Seton Hill University Names Susan Yochum, SC, Ph.D., as Provost
Seton Hill University President Mary C. Finger, Ed.D., has announced the appointment of Susan Yochum, SC, Ph.D., as the University’s Provost. Sister Susan, a Sister of Charity, who served as Acting Provost for the past year, will assume her new role on July 1.
“Sister Susan Yochum has had a distinguished 31-year career serving Seton Hill students as a chemistry professor and as Chair of the Division of Health and Natural Sciences,” said President Finger. “Her experience both in the classroom and in administration make her well-suited to serve as Seton Hill’s chief academic officer. I look forward to continue working with Sister Susan and our dedicated faculty to advance Seton Hill’s extraordinary academic presence.”
“I am honored to be named Provost of Seton Hill University,” Sister Susan Yochum said. “I am privileged to work with our talented faculty as we continue to look at ways to advance academic programs, rooted in the liberal arts, that prepare our students for the workforce, graduate school and research opportunities.” She continued, “I want to empower students and faculty alike to be agents for transformation.”
Sister Susan Yochum, a Seton Hill chemistry alumna, joined the chemistry faculty at Seton Hill in 1985. She earned her master’s degree in chemistry from Duquesne University and her Ph.D. from Cleveland State University.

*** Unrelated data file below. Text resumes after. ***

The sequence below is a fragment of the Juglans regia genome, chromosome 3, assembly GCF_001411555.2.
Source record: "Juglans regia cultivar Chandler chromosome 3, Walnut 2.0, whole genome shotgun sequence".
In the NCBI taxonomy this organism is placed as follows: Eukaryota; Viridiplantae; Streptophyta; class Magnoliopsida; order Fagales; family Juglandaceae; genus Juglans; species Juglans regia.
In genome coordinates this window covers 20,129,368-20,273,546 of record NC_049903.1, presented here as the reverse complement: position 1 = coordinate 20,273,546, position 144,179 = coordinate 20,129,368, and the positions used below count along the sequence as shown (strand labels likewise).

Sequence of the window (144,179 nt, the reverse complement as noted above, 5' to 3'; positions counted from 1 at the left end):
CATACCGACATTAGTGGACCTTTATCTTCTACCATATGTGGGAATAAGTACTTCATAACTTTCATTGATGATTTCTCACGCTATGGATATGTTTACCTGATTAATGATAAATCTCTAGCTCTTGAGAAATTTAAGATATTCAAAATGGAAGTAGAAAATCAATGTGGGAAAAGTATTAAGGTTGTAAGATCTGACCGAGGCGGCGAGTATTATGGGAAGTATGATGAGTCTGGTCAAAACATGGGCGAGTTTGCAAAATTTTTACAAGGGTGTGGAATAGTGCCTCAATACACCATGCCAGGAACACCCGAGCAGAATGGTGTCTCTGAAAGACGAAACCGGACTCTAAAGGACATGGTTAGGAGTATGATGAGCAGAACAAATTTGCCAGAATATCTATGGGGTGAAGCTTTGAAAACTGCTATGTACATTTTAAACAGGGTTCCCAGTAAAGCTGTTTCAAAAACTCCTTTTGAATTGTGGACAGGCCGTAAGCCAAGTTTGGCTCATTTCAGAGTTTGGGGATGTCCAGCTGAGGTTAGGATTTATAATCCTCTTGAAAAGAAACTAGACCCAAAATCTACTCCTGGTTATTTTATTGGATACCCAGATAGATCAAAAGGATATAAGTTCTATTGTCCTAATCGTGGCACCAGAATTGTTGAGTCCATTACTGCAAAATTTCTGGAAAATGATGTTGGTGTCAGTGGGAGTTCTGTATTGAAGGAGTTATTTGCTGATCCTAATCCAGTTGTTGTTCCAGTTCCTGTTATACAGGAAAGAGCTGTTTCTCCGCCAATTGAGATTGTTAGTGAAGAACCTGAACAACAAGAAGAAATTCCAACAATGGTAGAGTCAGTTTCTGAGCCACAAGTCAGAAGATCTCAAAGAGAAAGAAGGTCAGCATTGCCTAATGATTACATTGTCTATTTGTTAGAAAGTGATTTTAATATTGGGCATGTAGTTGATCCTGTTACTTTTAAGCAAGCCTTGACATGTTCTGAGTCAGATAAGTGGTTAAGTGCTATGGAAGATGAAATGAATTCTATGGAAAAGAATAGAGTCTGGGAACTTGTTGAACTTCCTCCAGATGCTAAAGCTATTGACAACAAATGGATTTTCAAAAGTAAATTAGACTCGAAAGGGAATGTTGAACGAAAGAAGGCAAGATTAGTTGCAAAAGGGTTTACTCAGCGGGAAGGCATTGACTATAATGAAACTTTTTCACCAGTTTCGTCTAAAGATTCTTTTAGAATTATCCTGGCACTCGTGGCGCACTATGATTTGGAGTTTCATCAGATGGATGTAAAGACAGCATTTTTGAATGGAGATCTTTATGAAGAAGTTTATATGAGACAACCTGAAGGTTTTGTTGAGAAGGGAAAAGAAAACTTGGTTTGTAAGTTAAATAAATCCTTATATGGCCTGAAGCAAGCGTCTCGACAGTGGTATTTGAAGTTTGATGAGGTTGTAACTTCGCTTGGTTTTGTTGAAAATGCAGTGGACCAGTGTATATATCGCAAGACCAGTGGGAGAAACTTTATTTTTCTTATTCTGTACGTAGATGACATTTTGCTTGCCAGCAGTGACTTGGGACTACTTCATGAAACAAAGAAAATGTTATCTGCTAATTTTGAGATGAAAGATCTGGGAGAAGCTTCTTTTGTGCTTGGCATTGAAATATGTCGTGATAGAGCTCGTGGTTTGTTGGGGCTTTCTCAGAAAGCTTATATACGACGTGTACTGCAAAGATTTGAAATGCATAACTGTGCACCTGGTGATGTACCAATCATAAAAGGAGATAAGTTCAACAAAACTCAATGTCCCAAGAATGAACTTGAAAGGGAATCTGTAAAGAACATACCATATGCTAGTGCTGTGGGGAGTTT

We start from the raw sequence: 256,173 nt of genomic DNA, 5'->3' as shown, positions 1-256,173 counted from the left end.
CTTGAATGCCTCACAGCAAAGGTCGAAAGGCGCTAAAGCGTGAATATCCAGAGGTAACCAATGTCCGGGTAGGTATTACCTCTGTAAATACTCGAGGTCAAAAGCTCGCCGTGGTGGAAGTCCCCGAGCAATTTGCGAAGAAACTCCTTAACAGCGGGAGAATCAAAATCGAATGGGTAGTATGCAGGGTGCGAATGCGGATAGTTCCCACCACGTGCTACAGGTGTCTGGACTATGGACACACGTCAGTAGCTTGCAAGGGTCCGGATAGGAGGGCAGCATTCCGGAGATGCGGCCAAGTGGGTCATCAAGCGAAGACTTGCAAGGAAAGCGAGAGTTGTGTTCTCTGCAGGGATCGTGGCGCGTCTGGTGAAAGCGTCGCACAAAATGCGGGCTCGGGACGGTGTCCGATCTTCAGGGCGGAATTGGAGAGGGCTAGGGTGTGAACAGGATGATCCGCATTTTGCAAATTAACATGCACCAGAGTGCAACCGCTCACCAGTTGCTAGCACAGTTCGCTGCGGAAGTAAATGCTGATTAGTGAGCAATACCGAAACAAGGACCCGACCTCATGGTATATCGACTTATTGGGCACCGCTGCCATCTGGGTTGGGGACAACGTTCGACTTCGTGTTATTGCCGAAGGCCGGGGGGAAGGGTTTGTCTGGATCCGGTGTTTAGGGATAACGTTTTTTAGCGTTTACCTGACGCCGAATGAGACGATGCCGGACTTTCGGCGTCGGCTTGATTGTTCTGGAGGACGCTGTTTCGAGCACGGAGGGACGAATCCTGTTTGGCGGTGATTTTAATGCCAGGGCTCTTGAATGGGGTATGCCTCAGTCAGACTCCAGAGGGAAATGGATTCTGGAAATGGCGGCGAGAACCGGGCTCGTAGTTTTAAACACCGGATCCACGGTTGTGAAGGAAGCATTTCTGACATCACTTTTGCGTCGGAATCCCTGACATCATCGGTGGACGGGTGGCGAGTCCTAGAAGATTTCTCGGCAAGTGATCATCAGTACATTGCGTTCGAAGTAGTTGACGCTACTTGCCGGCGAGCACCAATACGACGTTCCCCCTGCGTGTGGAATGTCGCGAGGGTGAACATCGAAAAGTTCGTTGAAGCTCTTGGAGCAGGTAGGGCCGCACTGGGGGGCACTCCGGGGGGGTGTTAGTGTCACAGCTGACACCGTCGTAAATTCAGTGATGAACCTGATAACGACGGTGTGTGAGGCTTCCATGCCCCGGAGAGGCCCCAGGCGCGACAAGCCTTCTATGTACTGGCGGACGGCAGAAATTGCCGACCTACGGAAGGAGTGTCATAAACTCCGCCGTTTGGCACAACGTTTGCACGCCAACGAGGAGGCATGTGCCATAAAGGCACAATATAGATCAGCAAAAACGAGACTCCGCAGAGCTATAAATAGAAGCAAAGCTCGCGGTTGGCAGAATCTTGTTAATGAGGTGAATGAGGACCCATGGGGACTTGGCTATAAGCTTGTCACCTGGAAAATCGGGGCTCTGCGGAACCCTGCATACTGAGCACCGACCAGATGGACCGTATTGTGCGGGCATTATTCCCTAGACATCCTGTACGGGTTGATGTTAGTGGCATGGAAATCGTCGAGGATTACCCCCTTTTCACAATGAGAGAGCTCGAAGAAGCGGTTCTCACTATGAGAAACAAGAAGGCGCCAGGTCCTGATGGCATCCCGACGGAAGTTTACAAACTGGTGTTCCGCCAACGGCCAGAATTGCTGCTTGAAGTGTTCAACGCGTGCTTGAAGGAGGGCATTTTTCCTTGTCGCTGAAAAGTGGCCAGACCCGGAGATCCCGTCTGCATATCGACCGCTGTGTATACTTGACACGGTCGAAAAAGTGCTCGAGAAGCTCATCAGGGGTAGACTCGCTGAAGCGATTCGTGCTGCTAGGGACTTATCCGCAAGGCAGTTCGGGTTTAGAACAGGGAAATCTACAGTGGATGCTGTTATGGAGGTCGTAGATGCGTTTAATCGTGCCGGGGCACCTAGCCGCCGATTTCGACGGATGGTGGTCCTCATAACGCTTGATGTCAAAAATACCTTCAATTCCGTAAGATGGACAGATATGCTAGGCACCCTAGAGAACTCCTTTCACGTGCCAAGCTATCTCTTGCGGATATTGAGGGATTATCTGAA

Sister Susan served as Chair of Division of Natural and Health Sciences at Seton Hill for 18 years before assuming the role of Acting Provost in July 2015.
She has earned awards for her contributions to science and education, including the Women Chemist Committee of the American Chemical Society Regional Award for Contributions to Diversity and The Council of Independent Colleges Heuer Honorable Mention Award for Outstanding Achievement in Undergraduate Science Education.
Sister Susan has also administered two U.S. government research projects at Seton Hill. She served as project administrator of the Seton Hill University Personal Empowerment Program (SHUPEP) with the Integrative Cardiac Health Project at Walter Reed Medical Center and was project director of the Air Force Environmental and Occupational Factors in Women's Health.
For fifteen years, Sister Susan served as faculty advisor to the nationally recognized Seton Hill American Chemical Society Student Affiliates Chapter. She has been recognized as a Seton Hill Professor of the Year and has been a leader in integrating mobile technology into her classroom and laboratory. Her scholarship focus has been in the areas of chemical education and mentoring students in research in inorganic synthesis, surface studies and infrared spectroscopy. She has published in American Chemical Society and National Science Teachers Association journals and presented at regional and national conferences.
As Chair of the Division of Natural and Health Sciences for the past 18 years, her leadership has led to growth in both the number of academic programs offered and student enrollment in the sciences. She also managed many of the strategic decisions as the University constructed The JoAnne Woodyard Boyle Health Sciences Center, which opened in 2015.
She is a member of the American Chemical Society (ACS) and the ACS Division of Education; Iota Sigma Pi, the National Chemistry Honor Society for Women; the National Science Teachers Association (NSTA); the Society for Analytical Chemists of Pittsburgh (SACP); and the Spectroscopy Society of Pittsburgh (SSP).
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